Throughout the world, women’s presence in intellectual spheres is somewhat recent with men having dominated most of it. Thinkers, researchers, academics, writers, and artists across history were mostly male, with a shift taking place around the end of the 19th century onwards. In Macau, a powerful–and important person to learn about–is Deolinda da Conceição, a Macanese woman with some influence amongst the local intellectual elite. She was born almost 110 years ago but still remains a crucial figure having provided a rich description of the lives of women in Macau during the 20th century. In this article, we tell you all about the journalist, writer, and teacher whose name keeps coming up when talking about relevant names in Macau’s modern history.
Especially known for her fiction books–with themes of her own experiences as a Macanese woman from the 19th and start of 20th century living in the city–she earned money as a Portuguese language teacher and a journalist, as well as writing a female column for a local newspaper, which was a huge success amongst Portuguese-speaking women, by the way.
The Second World War & More
Deolinda da Conceição (1913) was born in Macau, the fourth of eight children. With a Portuguese father and a Macanese mother, Deolinda devoted her life to Macau and graduated in Hong Kong after finishing high school at Liceu de Macau. As a teenager, she moved to Shanghai, where she lived with her husband, Luís Alves, for sometime before returning to her hometown after the war. Later, she divorced Alves and re-married.
As for Portugal, she only visited once with her second husband and their son–prestigious Macanese writer António Maria da Conceição–in 1956, a short time before dying. However, her thoughts on her travels and what she saw–ports such as Suez, Goa, and Timor–are enriching, especially during a time when few women traveled, let alone reported those experiences.
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Having been born in the first year of the Second World War (1914–1918), she experienced the consequences of the conflict in Macau from up close. Although from a wealthy local family, her writings reflect a closeness with the pain and suffering from those who felt the consequences of the war, even with Macau enjoying a neutral position–due to being part of the Portuguese territory at the time.
Besides directing the Hong Kong Portuguese School for Refugees and translating (from English to Portuguese) news telegrams for the newspaper “Voz de Macau”, she also had a column on Notícias de Macau newspaper, where she talked about the lives of women in her hometown. At the latter, she worked with her second husband.
A feminine look into the 20th century
Deolinda da Conceição published a book–a collection of short stories with Macau as its background. What really stands out in Deolinda da Conceição’s writings is her ability to travel through different social levels of different communities in Macau and being able to describe the raw side of the story, including poverty and famine.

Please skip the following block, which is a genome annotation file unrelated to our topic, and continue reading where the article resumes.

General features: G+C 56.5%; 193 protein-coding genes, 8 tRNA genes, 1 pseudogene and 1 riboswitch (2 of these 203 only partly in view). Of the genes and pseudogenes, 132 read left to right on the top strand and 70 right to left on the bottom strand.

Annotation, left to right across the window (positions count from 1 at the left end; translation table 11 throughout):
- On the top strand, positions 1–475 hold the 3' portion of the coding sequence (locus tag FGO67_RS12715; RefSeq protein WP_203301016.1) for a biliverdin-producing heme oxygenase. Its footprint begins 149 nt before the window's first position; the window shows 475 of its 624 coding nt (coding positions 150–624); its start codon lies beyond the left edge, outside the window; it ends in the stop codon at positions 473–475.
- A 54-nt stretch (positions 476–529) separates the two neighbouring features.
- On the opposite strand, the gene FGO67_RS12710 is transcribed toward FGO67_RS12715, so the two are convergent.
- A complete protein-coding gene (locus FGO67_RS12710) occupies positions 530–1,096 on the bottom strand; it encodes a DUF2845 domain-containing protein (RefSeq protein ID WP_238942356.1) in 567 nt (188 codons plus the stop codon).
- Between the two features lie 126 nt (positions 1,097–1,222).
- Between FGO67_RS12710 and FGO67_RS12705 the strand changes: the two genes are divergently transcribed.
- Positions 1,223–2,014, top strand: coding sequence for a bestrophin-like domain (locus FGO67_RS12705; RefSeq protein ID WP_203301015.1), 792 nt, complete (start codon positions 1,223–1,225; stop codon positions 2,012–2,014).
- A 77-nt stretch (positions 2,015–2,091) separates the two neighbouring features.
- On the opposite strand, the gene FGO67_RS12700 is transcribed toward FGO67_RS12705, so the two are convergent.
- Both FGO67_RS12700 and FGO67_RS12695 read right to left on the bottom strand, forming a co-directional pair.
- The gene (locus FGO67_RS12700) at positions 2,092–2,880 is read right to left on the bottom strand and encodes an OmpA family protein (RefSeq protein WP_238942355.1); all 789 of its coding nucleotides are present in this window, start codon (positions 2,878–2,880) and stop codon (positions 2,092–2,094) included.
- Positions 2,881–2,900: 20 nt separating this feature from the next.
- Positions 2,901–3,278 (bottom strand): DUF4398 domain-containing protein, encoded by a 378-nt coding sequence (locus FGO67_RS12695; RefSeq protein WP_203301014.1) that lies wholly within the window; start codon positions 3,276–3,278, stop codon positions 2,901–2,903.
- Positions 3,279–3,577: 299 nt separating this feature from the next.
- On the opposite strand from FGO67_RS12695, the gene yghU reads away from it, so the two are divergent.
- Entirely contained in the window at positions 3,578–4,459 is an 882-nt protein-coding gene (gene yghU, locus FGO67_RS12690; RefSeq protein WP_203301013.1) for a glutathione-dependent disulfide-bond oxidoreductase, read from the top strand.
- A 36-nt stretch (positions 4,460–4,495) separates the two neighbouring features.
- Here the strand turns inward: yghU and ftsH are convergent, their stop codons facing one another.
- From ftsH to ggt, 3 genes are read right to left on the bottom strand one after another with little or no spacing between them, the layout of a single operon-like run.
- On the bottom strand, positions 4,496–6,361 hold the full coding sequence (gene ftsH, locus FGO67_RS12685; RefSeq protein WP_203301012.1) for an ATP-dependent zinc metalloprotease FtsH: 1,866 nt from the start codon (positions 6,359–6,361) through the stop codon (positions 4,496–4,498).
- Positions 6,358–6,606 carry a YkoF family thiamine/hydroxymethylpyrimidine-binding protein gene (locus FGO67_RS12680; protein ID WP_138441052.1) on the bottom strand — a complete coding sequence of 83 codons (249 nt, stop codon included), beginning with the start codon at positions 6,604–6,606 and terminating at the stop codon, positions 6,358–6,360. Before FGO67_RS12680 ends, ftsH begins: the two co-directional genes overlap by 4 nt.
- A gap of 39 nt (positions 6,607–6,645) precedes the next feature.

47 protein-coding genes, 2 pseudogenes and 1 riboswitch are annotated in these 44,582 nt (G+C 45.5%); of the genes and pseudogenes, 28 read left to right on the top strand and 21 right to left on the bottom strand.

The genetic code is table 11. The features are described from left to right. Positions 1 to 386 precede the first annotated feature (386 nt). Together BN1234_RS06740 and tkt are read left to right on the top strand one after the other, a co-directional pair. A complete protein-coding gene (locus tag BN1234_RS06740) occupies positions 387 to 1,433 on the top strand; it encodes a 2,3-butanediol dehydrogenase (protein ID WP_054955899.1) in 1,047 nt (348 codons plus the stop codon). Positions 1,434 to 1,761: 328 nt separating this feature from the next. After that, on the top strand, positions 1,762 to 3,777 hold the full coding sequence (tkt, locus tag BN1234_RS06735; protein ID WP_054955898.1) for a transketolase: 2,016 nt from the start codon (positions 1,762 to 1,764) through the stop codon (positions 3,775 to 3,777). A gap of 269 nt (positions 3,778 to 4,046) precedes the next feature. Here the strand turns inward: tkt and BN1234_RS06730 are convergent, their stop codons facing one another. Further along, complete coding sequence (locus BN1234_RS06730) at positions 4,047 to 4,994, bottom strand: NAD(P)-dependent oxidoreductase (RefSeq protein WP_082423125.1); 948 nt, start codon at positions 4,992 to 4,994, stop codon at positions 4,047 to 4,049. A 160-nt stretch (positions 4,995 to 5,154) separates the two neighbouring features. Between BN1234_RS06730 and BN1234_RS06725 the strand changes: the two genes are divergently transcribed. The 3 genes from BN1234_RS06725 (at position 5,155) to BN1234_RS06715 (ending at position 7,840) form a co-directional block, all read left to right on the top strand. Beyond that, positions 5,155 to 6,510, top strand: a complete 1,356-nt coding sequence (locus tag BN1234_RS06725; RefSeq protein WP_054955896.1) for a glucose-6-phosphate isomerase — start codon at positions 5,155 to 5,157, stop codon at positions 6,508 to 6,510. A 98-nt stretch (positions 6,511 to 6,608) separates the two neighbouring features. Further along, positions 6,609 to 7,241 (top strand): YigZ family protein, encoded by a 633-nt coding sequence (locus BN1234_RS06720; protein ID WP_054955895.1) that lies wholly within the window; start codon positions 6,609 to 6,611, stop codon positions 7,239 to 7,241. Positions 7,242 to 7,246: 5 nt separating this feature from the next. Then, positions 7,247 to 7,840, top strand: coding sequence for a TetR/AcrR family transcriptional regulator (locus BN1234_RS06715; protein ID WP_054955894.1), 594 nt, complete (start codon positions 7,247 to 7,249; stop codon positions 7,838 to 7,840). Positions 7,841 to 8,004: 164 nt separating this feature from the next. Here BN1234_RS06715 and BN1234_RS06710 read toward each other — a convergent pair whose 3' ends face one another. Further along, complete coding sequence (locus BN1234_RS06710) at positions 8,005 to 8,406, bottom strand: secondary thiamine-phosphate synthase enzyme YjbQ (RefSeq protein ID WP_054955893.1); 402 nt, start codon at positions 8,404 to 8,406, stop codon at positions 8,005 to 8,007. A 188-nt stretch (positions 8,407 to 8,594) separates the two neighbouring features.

Few women had such a status at the time, intellectually speaking. Most of the working women did it because they had to provide for their families; Deolinda never had the need, but still earned her own money doing something women didn’t do either: expressing her opinion and artistry writing stories and non-fiction pieces. Her fiction focused on Chinese women from Macau, never Macanese or Portuguese, which meant her characters didn’t belong to her own social circle, but to one with which women in general identified. Some academics who studied her work argue she described not only these women, but the genre in general and their ways of living, their role in society, and the profound differences between males and females, denouncing women’s position of subservience and obedience to men.
A symbol of emancipation
As said before, Deolinda da Conceição had a keen eye for describing Macau’s society during and before the war, especially the lives of unheard women struggling to stay afloat during these difficult times. Scholar Everton Machado describes her book, “Cheong Sam – A Cabaia”, as a “symbol of subalternity of the Chinese Woman, subjected to domestic violence and slavery”. “Cabaia” is a traditional Chinese dress usually made of colorful silk that Chinese women used to wear; it’s also the joining element in her book.
For all this, some scholars argue Deolinda da Conceição is one of the best Macanese writers of the 20th century, but also an important voice of female emancipation for being a woman writing about women, their habits and characteristics, as well as the way of life of Macau women. Through her writings, one is able to gather paramount information on Macau’s society during the 20th century, especially the side few people talked about. Deolinda da Conceição is an important figure not only because of that but the way she helped pave the way–or at least brought it to the public’s attention–for other women in Macau.